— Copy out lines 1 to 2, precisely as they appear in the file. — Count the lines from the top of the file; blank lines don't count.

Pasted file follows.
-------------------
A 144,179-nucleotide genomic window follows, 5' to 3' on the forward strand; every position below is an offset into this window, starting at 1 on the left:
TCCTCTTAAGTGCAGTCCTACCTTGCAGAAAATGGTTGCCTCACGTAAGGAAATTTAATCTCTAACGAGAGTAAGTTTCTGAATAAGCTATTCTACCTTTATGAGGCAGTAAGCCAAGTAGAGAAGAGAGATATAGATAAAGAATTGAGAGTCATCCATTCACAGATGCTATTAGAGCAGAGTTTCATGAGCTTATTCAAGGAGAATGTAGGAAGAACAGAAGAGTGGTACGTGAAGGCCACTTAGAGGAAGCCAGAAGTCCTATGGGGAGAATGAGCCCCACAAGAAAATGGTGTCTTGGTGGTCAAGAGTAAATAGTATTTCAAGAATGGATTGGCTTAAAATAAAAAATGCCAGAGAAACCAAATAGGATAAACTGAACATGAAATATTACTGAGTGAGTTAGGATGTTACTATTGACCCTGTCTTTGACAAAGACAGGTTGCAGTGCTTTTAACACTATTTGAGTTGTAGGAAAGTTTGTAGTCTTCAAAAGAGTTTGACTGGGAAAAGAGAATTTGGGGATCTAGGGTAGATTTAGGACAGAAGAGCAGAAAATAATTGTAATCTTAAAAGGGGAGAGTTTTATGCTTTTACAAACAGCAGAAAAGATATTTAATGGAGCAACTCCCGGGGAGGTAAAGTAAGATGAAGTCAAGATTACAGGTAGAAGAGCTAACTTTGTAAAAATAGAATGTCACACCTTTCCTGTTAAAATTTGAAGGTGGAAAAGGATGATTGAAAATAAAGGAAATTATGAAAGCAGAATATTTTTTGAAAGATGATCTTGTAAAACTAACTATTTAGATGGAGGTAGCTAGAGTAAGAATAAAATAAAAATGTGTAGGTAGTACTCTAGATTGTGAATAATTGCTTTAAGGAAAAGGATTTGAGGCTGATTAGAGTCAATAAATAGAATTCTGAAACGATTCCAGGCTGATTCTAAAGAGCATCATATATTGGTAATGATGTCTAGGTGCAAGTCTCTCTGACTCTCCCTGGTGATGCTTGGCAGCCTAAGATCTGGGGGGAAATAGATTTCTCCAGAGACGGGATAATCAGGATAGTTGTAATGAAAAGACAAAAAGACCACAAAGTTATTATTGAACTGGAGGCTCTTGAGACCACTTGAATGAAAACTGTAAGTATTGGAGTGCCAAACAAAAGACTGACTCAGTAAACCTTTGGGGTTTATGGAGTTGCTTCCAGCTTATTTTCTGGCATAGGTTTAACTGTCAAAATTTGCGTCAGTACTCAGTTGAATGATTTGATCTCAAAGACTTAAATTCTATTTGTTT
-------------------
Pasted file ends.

A 144,179-nucleotide genomic window follows, 5' to 3' on the forward strand; every position below is an offset into this window, starting at 1 on the left:
TCCTCTTAAGTGCAGTCCTACCTTGCAGAAAATGGTTGCCTCACGTAAGGAAATTTAATCTCTAACGAGAGTAAGTTTCTGAATAAGCTATTCTACCTTTATGAGGCAGTAAGCCAAGTAGAGAAGAGAGATATAGATAAAGAATTGAGAGTCATCCATTCACAGATGCTATTAGAGCAGAGTTTCATGAGCTTATTCAAGGAGAATGTAGGAAGAACAGAAGAGTGGTACGTGAAGGCCACTTAGAGGAAGCCAGAAGTCCTATGGGGAGAATGAGCCCCACAAGAAAATGGTGTCTTGGTGGTCAAGAGTAAATAGTATTTCAAGAATGGATTGGCTTAAAATAAAAAATGCCAGAGAAACCAAATAGGATAAACTGAACATGAAATATTACTGAGTGAGTTAGGATGTTACTATTGACCCTGTCTTTGACAAAGACAGGTTGCAGTGCTTTTAACACTATTTGAGTTGTAGGAAAGTTTGTAGTCTTCAAAAGAGTTTGACTGGGAAAAGAGAATTTGGGGATCTAGGGTAGATTTAGGACAGAAGAGCAGAAAATAATTGTAATCTTAAAAGGGGAGAGTTTTATGCTTTTACAAACAGCAGAAAAGATATTTAATGGAGCAACTCCCGGGGAGGTAAAGTAAGATGAAGTCAAGATTACAGGTAGAAGAGCTAACTTTGTAAAAATAGAATGTCACACCTTTCCTGTTAAAATTTGAAGGTGGAAAAGGATGATTGAAAATAAAGGAAATTATGAAAGCAGAATATTTTTTGAAAGATGATCTTGTAAAACTAACTATTTAGATGGAGGTAGCTAGAGTAAGAATAAAATAAAAATGTGTAGGTAGTACTCTAGATTGTGAATAATTGCTTTAAGGAAAAGGATTTGAGGCTGATTAGAGTCAATAAATAGAATTCTGAAACGATTCCAGGCTGATTCTAAAGAGCATCATATATTGGTAATGATGTCTAGGTGCAAGTCTCTCTGACTCTCCCTGGTGATGCTTGGCAGCCTAAGATCTGGGGGGAAATAGATTTCTCCAGAGACGGGATAATCAGGATAGTTGTAATGAAAAGACAAAAAGACCACAAAGTTATTATTGAACTGGAGGCTCTTGAGACCACTTGAATGAAAACTGTAAGTATTGGAGTGCCAAACAAAAGACTGACTCAGTAAACCTTTGGGGTTTATGGAGTTGCTTCCAGCTTATTTTCTGGCATAGGTTTAACTGTCAAAATTTGCGTCAGTACTCAGTTGAATGATTTGATCTCAAAGACTTAAATTCTATTTGTTT